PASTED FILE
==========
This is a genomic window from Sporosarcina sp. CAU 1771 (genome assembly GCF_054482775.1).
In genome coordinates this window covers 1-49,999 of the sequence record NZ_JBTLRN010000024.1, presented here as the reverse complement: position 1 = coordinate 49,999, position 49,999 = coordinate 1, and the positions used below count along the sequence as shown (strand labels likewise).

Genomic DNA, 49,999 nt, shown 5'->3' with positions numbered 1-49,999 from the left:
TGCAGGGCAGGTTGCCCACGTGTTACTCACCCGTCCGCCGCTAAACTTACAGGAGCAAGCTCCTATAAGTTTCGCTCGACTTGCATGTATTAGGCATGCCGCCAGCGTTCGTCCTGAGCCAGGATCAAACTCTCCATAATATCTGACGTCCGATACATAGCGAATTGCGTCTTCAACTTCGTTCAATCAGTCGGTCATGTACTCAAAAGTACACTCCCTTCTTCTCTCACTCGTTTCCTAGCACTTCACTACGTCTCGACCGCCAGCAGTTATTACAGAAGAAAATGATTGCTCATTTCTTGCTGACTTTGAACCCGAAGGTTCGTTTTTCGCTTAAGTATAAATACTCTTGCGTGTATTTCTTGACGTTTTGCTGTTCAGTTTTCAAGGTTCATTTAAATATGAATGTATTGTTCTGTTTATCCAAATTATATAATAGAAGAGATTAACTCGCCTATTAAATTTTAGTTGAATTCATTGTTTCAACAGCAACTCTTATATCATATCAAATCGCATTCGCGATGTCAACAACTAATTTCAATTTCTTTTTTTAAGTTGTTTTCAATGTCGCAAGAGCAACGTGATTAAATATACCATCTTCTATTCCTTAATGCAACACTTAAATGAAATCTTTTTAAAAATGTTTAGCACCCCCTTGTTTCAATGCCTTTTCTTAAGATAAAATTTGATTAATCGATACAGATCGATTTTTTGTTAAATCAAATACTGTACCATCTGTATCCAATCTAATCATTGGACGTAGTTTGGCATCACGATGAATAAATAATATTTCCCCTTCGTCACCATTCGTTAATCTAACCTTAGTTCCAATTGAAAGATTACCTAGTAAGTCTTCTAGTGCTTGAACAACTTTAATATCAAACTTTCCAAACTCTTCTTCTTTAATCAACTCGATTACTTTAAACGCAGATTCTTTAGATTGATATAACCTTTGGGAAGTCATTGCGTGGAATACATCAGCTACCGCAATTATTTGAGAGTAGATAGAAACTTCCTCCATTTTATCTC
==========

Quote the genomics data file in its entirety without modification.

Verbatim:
This is a genomic window from Sporosarcina sp. CAU 1771 (genome assembly GCF_054482775.1).
In genome coordinates this window covers 1-49,999 of the sequence record NZ_JBTLRN010000024.1, presented here as the reverse complement: position 1 = coordinate 49,999, position 49,999 = coordinate 1, and the positions used below count along the sequence as shown (strand labels likewise).

Genomic DNA, 49,999 nt, shown 5'->3' with positions numbered 1-49,999 from the left:
TGCAGGGCAGGTTGCCCACGTGTTACTCACCCGTCCGCCGCTAAACTTACAGGAGCAAGCTCCTATAAGTTTCGCTCGACTTGCATGTATTAGGCATGCCGCCAGCGTTCGTCCTGAGCCAGGATCAAACTCTCCATAATATCTGACGTCCGATACATAGCGAATTGCGTCTTCAACTTCGTTCAATCAGTCGGTCATGTACTCAAAAGTACACTCCCTTCTTCTCTCACTCGTTTCCTAGCACTTCACTACGTCTCGACCGCCAGCAGTTATTACAGAAGAAAATGATTGCTCATTTCTTGCTGACTTTGAACCCGAAGGTTCGTTTTTCGCTTAAGTATAAATACTCTTGCGTGTATTTCTTGACGTTTTGCTGTTCAGTTTTCAAGGTTCATTTAAATATGAATGTATTGTTCTGTTTATCCAAATTATATAATAGAAGAGATTAACTCGCCTATTAAATTTTAGTTGAATTCATTGTTTCAACAGCAACTCTTATATCATATCAAATCGCATTCGCGATGTCAACAACTAATTTCAATTTCTTTTTTTAAGTTGTTTTCAATGTCGCAAGAGCAACGTGATTAAATATACCATCTTCTATTCCTTAATGCAACACTTAAATGAAATCTTTTTAAAAATGTTTAGCACCCCCTTGTTTCAATGCCTTTTCTTAAGATAAAATTTGATTAATCGATACAGATCGATTTTTTGTTAAATCAAATACTGTACCATCTGTATCCAATCTAATCATTGGACGTAGTTTGGCATCACGATGAATAAATAATATTTCCCCTTCGTCACCATTCGTTAATCTAACCTTAGTTCCAATTGAAAGATTACCTAGTAAGTCTTCTAGTGCTTGAACAACTTTAATATCAAACTTTCCAAACTCTTCTTCTTTAATCAACTCGATTACTTTAAACGCAGATTCTTTAGATTGATATAACCTTTGGGAAGTCATTGCGTGGAATACATCAGCTACCGCAATTATTTGAGAGTAGATAGAAACTTCCTCCATTTTATCTC